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Greyt Information

Frequently Asked Questions

The actual origin of the breed name is unknown but is generally thought to be from the Old English grighund which means fair dog. There are sixteen recognized coat colors for Greyhounds including white, black, brindle, blue, fawn, red and any combination of white and these colors.

Fully grown, an average male greyhound will stand 27-30” at the shoulder and weigh 65 – 85 pounds. An average female will stand 24-27” at the shoulder and weigh 55 -65 pounds.  

Most racers will retire somewhere between two and five years of age. A few will be held back for breeding purposes and may not retire until up to 10 years of age.

Their life expectancy is between 12-14 years. The Greyhound is a healthy breed which does not have the inherent health problems of many other large breed dogs. Hip dysplasia and other genetic defects are rare in the retired racer.

Health problems are absolutely minimal compared to other breeds, although tick borne diseases are a potential health risk. With their lack of body fat, Greyhounds cannot metabolize anesthesia as well as some other breeds. A good dental care routine of brushing and/or chewing should be followed. Like other large breed dogs, osteosarcoma is not uncommon in older greyhounds; however, a common theory is that this is only prevalent in greyhounds because they tend to live longer than other dogs of similar size.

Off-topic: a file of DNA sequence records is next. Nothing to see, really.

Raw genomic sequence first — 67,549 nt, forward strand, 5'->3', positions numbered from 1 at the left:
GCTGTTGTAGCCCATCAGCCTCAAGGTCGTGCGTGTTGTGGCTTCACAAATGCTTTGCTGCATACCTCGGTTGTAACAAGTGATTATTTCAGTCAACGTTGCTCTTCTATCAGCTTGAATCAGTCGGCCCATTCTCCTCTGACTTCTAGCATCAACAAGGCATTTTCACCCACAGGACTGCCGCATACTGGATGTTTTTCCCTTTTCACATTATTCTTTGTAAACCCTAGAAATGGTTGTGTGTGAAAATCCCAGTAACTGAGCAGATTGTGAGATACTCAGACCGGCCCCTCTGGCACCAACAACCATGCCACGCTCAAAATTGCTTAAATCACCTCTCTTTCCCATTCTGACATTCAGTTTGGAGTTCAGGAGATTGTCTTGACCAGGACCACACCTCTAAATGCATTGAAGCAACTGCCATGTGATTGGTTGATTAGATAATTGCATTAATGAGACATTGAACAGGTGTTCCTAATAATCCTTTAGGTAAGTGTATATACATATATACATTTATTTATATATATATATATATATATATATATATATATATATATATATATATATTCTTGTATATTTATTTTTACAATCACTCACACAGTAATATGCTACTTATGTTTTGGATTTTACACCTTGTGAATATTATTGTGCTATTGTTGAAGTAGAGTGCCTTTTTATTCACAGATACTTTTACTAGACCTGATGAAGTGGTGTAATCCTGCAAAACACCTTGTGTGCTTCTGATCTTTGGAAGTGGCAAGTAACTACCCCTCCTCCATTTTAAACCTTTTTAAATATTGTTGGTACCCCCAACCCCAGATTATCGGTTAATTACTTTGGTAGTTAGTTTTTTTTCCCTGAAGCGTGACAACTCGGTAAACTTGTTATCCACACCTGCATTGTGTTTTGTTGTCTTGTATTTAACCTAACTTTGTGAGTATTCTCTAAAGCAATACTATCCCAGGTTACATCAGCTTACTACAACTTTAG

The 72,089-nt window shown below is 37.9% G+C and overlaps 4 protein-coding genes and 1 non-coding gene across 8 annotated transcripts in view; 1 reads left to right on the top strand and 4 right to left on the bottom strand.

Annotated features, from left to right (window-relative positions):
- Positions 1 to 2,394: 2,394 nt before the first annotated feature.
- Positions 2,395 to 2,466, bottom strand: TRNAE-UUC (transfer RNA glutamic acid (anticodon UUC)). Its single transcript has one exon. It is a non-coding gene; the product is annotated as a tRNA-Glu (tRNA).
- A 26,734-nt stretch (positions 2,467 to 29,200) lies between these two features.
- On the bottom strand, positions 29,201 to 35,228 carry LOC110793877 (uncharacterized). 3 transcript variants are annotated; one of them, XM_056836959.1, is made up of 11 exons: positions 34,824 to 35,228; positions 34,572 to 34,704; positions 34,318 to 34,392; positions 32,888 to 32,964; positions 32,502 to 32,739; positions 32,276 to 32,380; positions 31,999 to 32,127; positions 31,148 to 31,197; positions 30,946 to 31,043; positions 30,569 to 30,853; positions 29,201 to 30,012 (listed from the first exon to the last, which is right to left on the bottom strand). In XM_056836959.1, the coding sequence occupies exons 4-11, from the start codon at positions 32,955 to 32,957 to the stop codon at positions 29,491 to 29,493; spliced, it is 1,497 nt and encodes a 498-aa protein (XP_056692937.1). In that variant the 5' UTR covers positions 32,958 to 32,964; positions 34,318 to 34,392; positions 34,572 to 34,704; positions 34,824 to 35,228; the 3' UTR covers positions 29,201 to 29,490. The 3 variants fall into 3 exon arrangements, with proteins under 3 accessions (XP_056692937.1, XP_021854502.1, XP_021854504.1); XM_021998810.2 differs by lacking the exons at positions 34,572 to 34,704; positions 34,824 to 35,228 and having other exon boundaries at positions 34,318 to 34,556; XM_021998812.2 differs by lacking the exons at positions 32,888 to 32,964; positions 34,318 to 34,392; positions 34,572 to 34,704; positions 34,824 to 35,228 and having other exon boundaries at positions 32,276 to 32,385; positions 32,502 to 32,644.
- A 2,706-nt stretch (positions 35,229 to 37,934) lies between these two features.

A Greyhound will eat between 2.5-4 cups of good quality kibble daily.

Retired racers are crate trained. They have been trained to go outside and keep their crates clean. They will quickly learn that their new home is the place they keep clean and that outside is still where they go to relieve themselves.

Greyhounds do not require a lot of exercise and will be content with a couple of brisk 20 -40 minute walks daily. Although they have been trained as sprinters, with a little conditioning, many make excellent jogging companions for distances of up to 7 or 8 kms. Given the opportunity, they will also enjoy a good run in a fully fenced field.

Greyhounds rarely bark, are not generally territorial, and are usually as friendly with strangers as they are with their own family. Due to these traits they do not make good watch dogs.